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Many of the changes that time brings are on the surface of life. There is a certain stability at the heart of things. The great laws of life change not. The selfsame sunlight that put an end to Jacob's conflict with the angel gilds our joys and guides our toils Today. So is it with these human hearts of ours. So is it with the great common sentiments and necessities. Motives that swayed men's lives when the world was young can be traced in modern life. Life changes its costume more easily than it changes its character. When we say that history repeats itself, we do not mean that there are occasional coincidences; we mean rather that the best and the worst in human life have a tendency to perpetuate themselves, and that through all the ages the human heart beats to the same tune, cherishes some of the same nobilities and the same follies, and shows itself capable of much that is fine and much that is contemptible.
So we may go back through very many centuries and find in a bit of ancient history that which is repeating itself in the life of Today. The national question among the Jews of Hezekiah's day was, How can we shake off the Assyrian yoke? And the popular solution of the problem was, Enter into an alliance with Egypt. True, Egypt was a land of many idols, but it was also a land of many horses and chariots, and full coffers. And there have always been those in the world who, when they have wanted chariots, have not been over particular where they borrowed them. There have always been those who would fraternize with an idolater provided he was a rich idolater. Egypt was powerful with that kind of power that the world and the devil can fully appreciate. There is a might that calls to the world in the clang of iron and the thunder of horsemen and the clink of gold, and many there be that trust in it. There is a might that lifts not up its voice in the clamour of the world, but that pleads its rights and its power in the silences of thought, in the quiet inner place where conscience dwells, in the depths of all true feeling, and on the lonely heights of the ideal and would to God that you and I had more faith in it.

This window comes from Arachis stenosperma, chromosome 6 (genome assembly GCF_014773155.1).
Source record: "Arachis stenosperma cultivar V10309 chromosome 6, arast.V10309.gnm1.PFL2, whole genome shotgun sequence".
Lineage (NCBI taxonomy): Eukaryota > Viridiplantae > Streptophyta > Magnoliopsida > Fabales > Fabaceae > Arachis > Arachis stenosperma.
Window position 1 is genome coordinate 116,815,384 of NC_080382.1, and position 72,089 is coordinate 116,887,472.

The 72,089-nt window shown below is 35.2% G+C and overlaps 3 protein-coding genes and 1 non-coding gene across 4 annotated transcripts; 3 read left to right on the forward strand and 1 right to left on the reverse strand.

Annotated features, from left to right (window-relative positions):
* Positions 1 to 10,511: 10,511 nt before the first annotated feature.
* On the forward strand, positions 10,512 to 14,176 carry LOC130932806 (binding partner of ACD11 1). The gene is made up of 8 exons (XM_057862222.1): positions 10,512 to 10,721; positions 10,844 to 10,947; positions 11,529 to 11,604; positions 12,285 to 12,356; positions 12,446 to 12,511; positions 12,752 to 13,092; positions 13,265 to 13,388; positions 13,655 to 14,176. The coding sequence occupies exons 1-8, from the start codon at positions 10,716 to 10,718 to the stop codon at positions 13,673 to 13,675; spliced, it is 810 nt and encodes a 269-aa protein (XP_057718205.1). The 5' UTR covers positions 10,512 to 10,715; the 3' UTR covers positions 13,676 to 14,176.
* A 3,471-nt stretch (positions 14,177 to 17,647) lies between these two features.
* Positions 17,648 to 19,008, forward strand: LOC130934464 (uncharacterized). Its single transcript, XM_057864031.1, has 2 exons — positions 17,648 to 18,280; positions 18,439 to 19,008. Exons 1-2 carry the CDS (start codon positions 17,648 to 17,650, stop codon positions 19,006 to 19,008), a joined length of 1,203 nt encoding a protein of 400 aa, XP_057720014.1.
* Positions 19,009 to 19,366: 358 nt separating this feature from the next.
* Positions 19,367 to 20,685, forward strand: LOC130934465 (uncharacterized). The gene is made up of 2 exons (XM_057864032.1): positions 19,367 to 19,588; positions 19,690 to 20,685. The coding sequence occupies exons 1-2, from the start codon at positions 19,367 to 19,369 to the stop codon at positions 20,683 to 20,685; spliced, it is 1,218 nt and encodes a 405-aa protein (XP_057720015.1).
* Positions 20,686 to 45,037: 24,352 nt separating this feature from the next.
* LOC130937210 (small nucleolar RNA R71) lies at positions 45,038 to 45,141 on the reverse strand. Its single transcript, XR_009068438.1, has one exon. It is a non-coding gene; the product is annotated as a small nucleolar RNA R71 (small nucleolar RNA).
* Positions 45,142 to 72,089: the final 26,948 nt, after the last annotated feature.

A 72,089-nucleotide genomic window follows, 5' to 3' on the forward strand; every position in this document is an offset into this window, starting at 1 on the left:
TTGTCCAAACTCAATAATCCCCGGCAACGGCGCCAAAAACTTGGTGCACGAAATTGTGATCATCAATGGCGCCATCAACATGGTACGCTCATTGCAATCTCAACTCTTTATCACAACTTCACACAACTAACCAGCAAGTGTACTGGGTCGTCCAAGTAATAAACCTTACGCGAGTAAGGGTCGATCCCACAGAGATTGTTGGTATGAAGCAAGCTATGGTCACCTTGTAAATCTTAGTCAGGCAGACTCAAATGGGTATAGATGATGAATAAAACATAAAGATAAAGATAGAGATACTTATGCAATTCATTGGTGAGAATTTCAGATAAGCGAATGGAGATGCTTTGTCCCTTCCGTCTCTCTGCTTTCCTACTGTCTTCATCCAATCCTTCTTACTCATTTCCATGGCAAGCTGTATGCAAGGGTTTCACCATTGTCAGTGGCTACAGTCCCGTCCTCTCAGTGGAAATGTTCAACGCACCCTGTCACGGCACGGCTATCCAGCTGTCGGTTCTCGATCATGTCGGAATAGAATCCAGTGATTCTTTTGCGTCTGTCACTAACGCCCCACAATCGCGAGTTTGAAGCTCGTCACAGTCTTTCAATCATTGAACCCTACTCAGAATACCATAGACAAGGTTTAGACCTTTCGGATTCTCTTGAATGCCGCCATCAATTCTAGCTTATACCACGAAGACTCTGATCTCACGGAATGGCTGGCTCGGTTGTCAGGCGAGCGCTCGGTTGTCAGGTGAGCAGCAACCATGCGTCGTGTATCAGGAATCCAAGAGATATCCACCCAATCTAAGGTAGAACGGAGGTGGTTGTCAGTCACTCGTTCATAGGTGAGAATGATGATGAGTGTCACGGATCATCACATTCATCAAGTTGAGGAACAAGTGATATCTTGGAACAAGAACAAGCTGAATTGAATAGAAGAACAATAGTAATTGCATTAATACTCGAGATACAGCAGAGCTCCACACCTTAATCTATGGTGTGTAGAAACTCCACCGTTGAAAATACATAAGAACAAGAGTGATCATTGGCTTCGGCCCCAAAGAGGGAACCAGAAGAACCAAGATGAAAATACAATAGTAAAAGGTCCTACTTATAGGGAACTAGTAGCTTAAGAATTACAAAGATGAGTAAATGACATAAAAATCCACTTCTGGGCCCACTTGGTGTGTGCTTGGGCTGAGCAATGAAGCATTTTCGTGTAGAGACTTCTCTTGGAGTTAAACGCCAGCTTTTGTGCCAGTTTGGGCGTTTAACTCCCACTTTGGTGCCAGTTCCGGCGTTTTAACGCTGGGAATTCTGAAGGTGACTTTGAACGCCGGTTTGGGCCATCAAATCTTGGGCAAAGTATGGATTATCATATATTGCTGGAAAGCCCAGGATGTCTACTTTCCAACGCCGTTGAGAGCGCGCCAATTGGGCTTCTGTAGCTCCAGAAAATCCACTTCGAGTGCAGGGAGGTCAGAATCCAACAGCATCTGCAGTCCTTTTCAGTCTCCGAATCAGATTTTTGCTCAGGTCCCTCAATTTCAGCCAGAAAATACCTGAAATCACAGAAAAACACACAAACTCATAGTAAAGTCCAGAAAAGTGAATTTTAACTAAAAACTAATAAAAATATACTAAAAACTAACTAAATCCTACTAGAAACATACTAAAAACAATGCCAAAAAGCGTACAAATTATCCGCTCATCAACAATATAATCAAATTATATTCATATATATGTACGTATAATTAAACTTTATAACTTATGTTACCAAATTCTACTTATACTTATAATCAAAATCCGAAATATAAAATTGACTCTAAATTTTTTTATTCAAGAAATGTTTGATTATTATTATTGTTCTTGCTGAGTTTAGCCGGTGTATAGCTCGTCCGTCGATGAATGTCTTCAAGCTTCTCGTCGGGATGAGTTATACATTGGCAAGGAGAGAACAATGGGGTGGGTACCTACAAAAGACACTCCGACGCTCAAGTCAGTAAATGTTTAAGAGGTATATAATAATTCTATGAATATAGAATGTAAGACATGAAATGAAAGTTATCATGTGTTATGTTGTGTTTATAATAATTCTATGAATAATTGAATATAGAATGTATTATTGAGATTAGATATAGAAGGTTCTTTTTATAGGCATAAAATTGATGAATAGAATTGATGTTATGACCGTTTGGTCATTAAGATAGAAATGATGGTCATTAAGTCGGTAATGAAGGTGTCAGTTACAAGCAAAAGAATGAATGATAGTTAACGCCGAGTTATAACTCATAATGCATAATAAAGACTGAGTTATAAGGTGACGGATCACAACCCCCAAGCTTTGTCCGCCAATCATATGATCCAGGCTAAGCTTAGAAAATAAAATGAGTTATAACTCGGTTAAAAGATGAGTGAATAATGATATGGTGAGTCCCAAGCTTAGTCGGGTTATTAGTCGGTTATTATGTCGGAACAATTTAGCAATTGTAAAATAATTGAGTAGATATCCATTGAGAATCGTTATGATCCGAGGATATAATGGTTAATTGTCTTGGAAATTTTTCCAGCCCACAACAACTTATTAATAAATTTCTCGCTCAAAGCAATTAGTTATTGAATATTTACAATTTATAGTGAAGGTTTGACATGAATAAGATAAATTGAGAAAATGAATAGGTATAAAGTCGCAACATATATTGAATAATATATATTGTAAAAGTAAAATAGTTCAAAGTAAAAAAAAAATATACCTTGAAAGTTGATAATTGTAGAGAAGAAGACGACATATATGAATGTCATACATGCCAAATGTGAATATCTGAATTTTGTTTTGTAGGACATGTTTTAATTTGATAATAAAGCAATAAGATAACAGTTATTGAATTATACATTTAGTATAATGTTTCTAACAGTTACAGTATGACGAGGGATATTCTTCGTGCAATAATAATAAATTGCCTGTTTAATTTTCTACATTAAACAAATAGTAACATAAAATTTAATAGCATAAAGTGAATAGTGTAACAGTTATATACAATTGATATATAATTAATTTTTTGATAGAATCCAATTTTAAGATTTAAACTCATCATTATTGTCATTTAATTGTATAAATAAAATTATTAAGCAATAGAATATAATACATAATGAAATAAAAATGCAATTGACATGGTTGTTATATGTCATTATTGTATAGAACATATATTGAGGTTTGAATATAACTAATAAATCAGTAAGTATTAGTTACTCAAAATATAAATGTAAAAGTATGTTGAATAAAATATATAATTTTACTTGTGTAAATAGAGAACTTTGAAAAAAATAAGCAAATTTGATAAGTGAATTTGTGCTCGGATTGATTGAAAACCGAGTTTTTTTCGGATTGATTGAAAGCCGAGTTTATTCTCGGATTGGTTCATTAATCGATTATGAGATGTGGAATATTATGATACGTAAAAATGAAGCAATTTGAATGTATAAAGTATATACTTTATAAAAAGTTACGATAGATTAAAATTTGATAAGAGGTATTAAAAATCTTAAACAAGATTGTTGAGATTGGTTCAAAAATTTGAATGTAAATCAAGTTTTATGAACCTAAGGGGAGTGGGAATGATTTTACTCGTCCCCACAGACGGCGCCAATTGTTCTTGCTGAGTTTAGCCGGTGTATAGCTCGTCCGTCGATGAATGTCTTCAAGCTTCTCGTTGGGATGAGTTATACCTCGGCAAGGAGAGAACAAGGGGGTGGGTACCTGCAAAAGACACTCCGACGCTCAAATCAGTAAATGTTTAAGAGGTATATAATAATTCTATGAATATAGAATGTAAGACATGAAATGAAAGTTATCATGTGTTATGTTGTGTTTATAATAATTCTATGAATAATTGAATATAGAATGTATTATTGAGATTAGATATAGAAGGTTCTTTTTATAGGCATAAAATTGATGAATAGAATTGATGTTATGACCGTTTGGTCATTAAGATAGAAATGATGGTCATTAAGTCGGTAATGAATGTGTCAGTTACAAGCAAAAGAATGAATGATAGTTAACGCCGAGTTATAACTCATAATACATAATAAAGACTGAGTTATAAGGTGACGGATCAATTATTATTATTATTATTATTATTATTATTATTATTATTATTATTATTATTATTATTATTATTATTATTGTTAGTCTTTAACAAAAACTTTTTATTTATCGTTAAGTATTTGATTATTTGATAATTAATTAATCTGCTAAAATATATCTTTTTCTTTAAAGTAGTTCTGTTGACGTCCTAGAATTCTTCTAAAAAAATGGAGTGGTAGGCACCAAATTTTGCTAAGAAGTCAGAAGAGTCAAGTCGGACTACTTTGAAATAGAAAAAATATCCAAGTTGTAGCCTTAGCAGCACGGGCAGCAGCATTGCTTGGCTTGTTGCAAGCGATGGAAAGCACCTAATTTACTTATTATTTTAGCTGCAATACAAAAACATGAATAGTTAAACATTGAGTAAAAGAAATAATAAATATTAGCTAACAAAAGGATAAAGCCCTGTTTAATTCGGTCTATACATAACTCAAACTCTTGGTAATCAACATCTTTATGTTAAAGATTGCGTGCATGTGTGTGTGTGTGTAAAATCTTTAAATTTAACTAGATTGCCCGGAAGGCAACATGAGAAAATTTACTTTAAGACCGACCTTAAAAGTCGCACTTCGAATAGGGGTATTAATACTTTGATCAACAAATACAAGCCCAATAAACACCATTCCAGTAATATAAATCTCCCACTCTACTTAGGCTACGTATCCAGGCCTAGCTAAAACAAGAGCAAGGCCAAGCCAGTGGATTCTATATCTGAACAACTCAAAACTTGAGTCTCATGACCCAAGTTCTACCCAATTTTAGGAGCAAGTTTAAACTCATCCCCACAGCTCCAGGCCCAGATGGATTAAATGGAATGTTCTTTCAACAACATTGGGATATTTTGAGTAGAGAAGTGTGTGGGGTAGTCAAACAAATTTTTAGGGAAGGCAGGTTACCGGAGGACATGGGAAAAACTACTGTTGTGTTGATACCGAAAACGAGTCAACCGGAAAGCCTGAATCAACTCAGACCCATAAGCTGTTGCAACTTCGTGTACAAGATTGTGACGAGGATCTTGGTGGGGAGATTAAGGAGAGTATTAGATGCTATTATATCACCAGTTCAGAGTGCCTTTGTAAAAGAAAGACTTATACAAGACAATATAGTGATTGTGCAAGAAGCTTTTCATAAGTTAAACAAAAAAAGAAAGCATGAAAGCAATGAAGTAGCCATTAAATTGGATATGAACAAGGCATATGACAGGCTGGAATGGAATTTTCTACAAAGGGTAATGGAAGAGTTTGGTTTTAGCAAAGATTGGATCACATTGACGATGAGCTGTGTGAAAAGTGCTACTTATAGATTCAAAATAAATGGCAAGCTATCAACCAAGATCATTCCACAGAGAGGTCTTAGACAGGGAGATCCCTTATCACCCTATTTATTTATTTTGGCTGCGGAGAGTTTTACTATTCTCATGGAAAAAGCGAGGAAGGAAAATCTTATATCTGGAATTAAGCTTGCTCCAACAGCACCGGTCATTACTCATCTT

I. The choice between these two is ever before us. Since the days of Hezekiah, kingdoms have risen to greatness and sunk into oblivion. The great centres of power and industry, of learning and dominion, have shifted steadily westward. Places that once pulsated with industrial activity and political influence have now little more than an archaeological significance. But the heart of the West Today is as the heart of the East in many a dim yesterday, and the thing against which the Jewish Prophet protested is the thing against which some one must protest still even trust in the shadow of Egypt. Recall for a moment the stately and spiritual interest of a song that Israel sang in the days of a purer and more reverent national life: 'He that dwelleth in the secret place of the Most High shall abide under the shadow of the Almighty. I will say of the Lord, He is my refuge and my fortress, my God in whom I trust Surely He shall deliver thee.' Then the shadow of Egypt fell on the people. They transferred their allegiance, not deliberately, but none the less really, from the unseen to the seen. The great changes of life, and especially those for the worse, are often undeliberate.